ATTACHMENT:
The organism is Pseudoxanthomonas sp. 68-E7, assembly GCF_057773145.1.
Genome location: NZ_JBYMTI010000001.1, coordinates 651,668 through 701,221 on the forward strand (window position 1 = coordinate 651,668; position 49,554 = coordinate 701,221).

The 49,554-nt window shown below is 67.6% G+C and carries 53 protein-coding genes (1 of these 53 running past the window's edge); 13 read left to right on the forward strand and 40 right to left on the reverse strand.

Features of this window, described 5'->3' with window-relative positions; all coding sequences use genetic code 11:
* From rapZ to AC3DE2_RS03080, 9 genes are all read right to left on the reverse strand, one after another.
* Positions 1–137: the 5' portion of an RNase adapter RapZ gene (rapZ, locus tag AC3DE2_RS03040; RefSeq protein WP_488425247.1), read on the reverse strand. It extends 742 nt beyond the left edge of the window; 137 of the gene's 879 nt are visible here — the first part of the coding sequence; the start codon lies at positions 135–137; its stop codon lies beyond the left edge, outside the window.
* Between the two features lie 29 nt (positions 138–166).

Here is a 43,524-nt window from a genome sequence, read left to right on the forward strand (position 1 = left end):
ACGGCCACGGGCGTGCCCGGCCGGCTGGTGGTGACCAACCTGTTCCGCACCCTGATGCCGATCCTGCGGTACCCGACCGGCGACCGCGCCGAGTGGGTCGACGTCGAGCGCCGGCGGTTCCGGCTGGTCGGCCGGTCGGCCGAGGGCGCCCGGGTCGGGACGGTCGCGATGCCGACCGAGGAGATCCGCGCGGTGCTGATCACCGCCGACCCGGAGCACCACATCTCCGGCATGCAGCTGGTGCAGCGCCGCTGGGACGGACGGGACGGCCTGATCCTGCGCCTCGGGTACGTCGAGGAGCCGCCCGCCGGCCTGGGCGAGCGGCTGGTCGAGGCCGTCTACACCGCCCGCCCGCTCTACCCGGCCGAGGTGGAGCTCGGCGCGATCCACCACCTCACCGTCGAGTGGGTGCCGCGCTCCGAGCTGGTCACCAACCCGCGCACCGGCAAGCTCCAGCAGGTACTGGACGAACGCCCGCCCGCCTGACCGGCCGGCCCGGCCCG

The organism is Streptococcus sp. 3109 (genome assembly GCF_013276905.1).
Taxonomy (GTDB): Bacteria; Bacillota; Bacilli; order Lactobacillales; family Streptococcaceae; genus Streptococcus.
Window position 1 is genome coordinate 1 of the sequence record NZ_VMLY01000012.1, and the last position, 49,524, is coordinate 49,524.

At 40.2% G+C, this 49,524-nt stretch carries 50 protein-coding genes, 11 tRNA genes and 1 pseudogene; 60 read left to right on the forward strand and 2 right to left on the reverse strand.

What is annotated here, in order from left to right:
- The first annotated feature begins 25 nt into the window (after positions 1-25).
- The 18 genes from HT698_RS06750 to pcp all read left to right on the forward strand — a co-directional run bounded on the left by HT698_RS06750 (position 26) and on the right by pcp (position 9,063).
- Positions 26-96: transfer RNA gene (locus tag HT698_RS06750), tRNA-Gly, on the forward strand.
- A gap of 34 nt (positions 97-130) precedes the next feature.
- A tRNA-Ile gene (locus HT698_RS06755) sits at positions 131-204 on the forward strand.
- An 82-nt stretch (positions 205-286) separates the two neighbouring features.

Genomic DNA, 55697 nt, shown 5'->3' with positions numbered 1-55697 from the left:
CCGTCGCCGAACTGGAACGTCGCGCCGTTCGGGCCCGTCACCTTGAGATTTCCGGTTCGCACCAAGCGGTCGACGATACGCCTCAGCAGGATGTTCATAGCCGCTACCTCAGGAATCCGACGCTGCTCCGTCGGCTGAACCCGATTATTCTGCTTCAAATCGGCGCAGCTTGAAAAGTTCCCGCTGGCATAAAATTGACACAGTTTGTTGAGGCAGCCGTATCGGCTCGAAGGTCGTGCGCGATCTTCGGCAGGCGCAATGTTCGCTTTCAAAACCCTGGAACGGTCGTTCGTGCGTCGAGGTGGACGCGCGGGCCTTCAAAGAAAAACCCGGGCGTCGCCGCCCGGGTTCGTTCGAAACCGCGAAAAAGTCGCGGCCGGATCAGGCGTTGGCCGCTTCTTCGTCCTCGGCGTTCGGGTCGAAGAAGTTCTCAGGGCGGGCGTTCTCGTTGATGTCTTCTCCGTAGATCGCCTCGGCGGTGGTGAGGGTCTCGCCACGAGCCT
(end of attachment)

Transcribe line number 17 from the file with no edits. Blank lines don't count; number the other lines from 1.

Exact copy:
- Positions 26-96: transfer RNA gene (locus tag HT698_RS06750), tRNA-Gly, on the forward strand.